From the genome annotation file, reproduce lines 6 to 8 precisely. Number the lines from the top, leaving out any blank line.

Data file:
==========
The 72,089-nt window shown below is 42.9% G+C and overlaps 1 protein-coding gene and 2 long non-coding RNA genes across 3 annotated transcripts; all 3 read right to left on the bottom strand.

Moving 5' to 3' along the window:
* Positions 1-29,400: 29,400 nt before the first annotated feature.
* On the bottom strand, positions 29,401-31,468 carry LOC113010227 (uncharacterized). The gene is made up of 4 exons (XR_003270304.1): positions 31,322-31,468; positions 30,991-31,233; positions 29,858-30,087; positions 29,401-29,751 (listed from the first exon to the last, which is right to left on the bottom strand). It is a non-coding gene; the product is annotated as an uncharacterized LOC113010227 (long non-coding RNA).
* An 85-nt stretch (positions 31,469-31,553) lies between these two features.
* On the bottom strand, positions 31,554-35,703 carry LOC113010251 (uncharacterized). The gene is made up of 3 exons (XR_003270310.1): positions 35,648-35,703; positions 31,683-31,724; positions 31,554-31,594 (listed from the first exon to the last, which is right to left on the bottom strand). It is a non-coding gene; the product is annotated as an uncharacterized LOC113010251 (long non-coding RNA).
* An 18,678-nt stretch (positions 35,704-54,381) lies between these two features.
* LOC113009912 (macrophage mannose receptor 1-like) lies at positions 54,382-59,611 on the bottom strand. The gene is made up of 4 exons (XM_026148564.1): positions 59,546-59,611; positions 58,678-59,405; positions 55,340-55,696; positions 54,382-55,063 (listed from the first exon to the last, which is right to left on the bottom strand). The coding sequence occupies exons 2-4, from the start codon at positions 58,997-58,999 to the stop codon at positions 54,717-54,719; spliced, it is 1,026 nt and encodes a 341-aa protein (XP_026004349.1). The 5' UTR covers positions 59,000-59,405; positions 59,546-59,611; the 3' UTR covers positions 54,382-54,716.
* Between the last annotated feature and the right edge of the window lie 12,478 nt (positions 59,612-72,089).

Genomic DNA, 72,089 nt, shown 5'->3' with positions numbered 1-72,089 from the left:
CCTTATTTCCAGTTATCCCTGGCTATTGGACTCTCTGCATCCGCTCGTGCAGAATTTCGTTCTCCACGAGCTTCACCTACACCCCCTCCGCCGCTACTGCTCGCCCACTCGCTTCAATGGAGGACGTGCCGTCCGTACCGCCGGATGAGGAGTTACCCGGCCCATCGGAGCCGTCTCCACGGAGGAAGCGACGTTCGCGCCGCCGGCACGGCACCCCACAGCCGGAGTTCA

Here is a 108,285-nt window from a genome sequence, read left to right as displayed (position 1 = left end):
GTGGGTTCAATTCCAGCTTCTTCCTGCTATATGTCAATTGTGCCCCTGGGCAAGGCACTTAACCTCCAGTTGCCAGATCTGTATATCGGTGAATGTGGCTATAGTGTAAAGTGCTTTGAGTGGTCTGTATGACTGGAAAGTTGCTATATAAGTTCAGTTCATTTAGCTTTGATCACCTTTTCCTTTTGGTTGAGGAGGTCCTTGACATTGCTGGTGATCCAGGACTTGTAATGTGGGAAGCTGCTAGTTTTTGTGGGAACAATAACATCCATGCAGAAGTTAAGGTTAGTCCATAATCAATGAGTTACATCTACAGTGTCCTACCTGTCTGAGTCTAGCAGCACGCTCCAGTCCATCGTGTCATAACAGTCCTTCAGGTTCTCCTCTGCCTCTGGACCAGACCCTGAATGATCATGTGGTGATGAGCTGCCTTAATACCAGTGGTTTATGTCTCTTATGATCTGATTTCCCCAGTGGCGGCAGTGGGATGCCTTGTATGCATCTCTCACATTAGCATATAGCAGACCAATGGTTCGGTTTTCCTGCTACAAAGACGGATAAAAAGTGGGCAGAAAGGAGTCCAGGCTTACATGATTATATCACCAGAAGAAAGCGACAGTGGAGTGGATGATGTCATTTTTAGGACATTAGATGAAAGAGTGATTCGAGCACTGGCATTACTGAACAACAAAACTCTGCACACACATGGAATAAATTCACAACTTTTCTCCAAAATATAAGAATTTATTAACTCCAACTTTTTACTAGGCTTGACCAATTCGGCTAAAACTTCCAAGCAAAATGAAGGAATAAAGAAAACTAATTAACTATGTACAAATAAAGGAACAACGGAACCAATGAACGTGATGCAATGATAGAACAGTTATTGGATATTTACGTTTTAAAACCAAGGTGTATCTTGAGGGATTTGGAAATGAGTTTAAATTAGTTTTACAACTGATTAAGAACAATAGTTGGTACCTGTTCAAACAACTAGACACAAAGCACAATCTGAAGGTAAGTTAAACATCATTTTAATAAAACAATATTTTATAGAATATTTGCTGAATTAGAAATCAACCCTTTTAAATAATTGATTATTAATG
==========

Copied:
* On the bottom strand, positions 31,554-35,703 carry LOC113010251 (uncharacterized). The gene is made up of 3 exons (XR_003270310.1): positions 35,648-35,703; positions 31,683-31,724; positions 31,554-31,594 (listed from the first exon to the last, which is right to left on the bottom strand). It is a non-coding gene; the product is annotated as an uncharacterized LOC113010251 (long non-coding RNA).
* An 18,678-nt stretch (positions 35,704-54,381) lies between these two features.
* LOC113009912 (macrophage mannose receptor 1-like) lies at positions 54,382-59,611 on the bottom strand. The gene is made up of 4 exons (XM_026148564.1): positions 59,546-59,611; positions 58,678-59,405; positions 55,340-55,696; positions 54,382-55,063 (listed from the first exon to the last, which is right to left on the bottom strand). The coding sequence occupies exons 2-4, from the start codon at positions 58,997-58,999 to the stop codon at positions 54,717-54,719; spliced, it is 1,026 nt and encodes a 341-aa protein (XP_026004349.1). The 5' UTR covers positions 59,000-59,405; positions 59,546-59,611; the 3' UTR covers positions 54,382-54,716.